Amazon Elastic MapReduce

Amazon Elastic MapReduce is a service in the AWS portfolio that can be used for data processing and analytics on vast amounts of data. It is based on Hadoop (as of writing this article it is using Hadoop 0.20.205) and relies on other AWS services such as EC2 and S3.

The data processing applications can be implemented using various technologies such as Hive, Pig, Java (Custom Jar) and Streaming (e.g. python or ruby). This post will demonstrate how to use Hive on Amazon Elastic MapReduce – the sample application will calculate the average price of Apple stock in every year from 1984 till 2012.   At the time of writing Hive version is 0.7.1 . (Side note: as it will be shown, AAPL started at around 25 USD as an average  price in 1984, managed to get down to 18 USD in 1997 and now it is around 500 – 496.32138, to be more precise -,  quite some numbers for a company that is in Infinite Loop for decades…)

How to create Elastic MapReduce Jobs?

There are three steps to manage an EMR jobflow:

1./ Upload the script (i.e. hive.q file) and the data to be processed onto S3. If you are unfamiliar with AWS, this is a good place to start to understand its structure and the way how to use it.

The test data used in the post is downloaded from Yahoo! Finance website (Historical data for AAPL stock). Go to  and then  scroll down to Download to Spreadsheet link. This will create a csv file (~6,950 lines) with the following columns: Date,Open,High,Low,Close,Volume,Adj Close. Remove the header (the first line) to leave only the relevant data in the csv file.

Steps to upload the input files:

a./ go to AWS S3 console and create “stockprice” bucket:

b./ create folders under stockprice bucket: apple/input, apple/output and hive-scripts.

c./ upload apple.q hive-script into //stockprice/hive-scripts folder

d./ upload the csv input file containing AAPL stock prices into //stockprice/apple/input folder

2./ Create an Elastic MapReduce jobflow:

Natigate to

b./ select “Create New Job Flow”

c./ configure job parameters:

d./ configure EC2 instances:

e./ define EC2 key pair:

f./ if you want, you can configure debugging by defining a S3 log path and selecting “Enable Debugging” (optional). I highly recommend to do it if you are in development phase:

g./ Set no bootstrap actions:

h./ review the configuration before you hit the run button:

i./ create job flow:

j./ you can verify the job flow status from STARTING to RUNNING to SHUTDOWN.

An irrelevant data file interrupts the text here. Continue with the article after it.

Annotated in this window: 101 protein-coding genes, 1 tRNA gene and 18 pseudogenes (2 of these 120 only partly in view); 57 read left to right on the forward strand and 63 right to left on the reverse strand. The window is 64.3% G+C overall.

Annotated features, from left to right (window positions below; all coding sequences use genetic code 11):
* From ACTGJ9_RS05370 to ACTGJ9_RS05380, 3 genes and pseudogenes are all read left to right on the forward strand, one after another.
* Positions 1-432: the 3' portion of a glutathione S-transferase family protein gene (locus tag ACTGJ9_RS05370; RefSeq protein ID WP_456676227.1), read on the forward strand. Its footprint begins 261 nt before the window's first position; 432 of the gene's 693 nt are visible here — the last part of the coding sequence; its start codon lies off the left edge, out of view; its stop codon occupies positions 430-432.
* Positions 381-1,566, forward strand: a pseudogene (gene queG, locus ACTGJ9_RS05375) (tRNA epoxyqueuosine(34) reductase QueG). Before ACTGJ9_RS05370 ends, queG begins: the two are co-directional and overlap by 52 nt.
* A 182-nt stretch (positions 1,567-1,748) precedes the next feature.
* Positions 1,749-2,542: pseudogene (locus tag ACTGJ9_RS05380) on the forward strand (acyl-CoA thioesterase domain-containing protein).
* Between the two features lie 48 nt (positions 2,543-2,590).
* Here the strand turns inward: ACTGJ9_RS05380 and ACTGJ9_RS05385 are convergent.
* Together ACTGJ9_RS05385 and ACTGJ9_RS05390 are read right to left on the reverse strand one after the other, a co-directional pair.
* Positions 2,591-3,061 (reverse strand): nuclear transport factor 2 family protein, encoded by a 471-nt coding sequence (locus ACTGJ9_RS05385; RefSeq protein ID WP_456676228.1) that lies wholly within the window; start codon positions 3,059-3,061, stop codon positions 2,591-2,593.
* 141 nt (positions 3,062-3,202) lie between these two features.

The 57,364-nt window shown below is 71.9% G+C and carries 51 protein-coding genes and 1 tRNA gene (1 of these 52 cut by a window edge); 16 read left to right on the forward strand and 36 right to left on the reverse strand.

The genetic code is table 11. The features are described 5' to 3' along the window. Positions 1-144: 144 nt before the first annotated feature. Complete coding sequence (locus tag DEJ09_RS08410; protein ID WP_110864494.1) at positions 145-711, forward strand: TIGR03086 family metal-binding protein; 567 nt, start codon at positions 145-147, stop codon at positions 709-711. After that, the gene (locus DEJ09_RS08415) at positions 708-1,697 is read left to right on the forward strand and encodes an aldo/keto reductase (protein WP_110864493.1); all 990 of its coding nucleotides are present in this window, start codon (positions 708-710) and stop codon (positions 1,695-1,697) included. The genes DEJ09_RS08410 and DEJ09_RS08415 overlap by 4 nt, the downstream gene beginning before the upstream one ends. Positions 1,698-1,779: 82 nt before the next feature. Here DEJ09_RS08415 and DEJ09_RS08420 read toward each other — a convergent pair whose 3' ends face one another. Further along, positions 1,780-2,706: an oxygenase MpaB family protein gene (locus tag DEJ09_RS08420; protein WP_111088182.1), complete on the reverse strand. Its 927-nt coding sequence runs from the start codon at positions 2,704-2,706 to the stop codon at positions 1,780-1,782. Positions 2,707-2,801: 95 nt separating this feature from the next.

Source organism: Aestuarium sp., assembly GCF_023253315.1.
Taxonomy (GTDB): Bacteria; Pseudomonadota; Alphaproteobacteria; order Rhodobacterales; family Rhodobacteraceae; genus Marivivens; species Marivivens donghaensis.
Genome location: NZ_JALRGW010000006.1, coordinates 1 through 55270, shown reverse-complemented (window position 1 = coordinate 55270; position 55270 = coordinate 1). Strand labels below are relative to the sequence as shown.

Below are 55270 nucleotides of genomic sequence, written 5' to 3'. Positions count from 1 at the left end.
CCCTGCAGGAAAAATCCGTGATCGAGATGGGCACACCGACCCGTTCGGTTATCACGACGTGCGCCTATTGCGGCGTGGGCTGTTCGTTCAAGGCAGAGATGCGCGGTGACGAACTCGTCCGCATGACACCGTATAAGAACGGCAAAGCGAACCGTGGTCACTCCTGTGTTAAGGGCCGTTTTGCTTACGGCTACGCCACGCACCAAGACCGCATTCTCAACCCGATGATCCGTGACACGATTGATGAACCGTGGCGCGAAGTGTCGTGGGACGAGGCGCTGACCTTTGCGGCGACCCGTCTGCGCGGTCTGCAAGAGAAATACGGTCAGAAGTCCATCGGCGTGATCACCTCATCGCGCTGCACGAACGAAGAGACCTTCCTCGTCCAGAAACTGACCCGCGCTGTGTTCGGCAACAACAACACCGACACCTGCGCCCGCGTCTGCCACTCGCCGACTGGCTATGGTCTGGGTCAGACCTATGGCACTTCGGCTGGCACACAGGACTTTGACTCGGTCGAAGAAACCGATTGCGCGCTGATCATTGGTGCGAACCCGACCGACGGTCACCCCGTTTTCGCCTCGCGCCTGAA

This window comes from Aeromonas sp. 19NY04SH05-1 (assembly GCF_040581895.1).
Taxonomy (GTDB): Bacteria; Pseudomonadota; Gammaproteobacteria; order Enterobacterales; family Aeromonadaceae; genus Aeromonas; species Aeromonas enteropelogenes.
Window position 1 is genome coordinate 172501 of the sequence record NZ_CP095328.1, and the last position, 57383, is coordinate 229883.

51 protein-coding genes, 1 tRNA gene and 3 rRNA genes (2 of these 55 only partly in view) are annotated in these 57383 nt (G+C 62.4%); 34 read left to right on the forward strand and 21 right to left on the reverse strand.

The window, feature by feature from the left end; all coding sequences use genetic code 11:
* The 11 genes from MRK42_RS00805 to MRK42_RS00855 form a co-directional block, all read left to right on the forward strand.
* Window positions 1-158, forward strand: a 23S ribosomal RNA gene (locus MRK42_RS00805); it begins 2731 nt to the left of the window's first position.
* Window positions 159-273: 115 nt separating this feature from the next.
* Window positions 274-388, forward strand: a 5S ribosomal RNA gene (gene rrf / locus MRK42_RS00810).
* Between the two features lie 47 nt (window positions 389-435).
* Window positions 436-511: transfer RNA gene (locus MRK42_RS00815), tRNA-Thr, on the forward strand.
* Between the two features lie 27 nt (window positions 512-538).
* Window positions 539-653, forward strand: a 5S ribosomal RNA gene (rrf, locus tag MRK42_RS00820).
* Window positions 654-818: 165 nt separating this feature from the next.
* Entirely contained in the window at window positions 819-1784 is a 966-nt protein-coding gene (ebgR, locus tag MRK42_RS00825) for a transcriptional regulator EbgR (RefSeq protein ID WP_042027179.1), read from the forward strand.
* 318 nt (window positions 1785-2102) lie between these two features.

Should there be any issues occuring, you can check the stderr, stdout, syslog from “Debug” menu.

3./ Check the result:

After a few minutes of number crunching, the output will be generated in //stokcprice/apple/output folder (e.g. 000000 file). The file will have a text format with date and stock price cloumns (separeted by SOH – start of heading – ascii 001), see:

1984 25.578625
1985 20.193676
1986 32.46103
1987 53.889683
1988 41.54008
1989 41.659763
1990 37.562687
1991 52.495533
1992 54.803387
1993 41.02672……

2010 259.84247
2011 364.00433
2012 496.32138


The hive code to process the data (apple.q) looks like this:

yyyymmdd STRING, open_price FLOAT, high_price FLOAT, low_price FLOAT, close_price FLOAT, stock_volume INT, adjclose_price FLOAT
LOCATION ‘s3://stockprice/apple/input/’;
CREATE TABLE tmp_stockprice (
year INT, close_price FLOAT

SELECT YEAR(sp.yyyymmdd), sp.close_price
FROM stockprice sp;

CREATE TABLE avg_yearly_stockprice (
year INT, avg_price FLOAT

INSERT OVERWRITE TABLE avg_yearly_stockprice
SELECT tmp_sp.year, avg(tmp_sp.close_price)
FROM tmp_stockprice tmp_sp
GROUP BY tmp_sp.year;

INSERT OVERWRITE DIRECTORY ‘s3://stockprice/apple/output/’
SELECT * from avg_yearly_stockprice;

Alternatively you can define LOCATION for avg_yearly_stockprice in a similar way (external table) as it is done stockprice table instead of INSERT OVERWRITE DIRECTORY.

3 thoughts on “Amazon Elastic MapReduce

  1. Pingback: Mobile BI and Big Data – How to use AWS Elastic MapReduce results with Roambi Mobile BI Analyics | BigHadoop

  2. Pingback: HBase and Hadoop | BigHadoop

  3. Pingback: Virtual Intelligence Briefing » Working with HBase and Hadoop

Leave a Reply

Fill in your details below or click an icon to log in: Logo

You are commenting using your account. Log Out /  Change )

Google photo

You are commenting using your Google account. Log Out /  Change )

Twitter picture

You are commenting using your Twitter account. Log Out /  Change )

Facebook photo

You are commenting using your Facebook account. Log Out /  Change )

Connecting to %s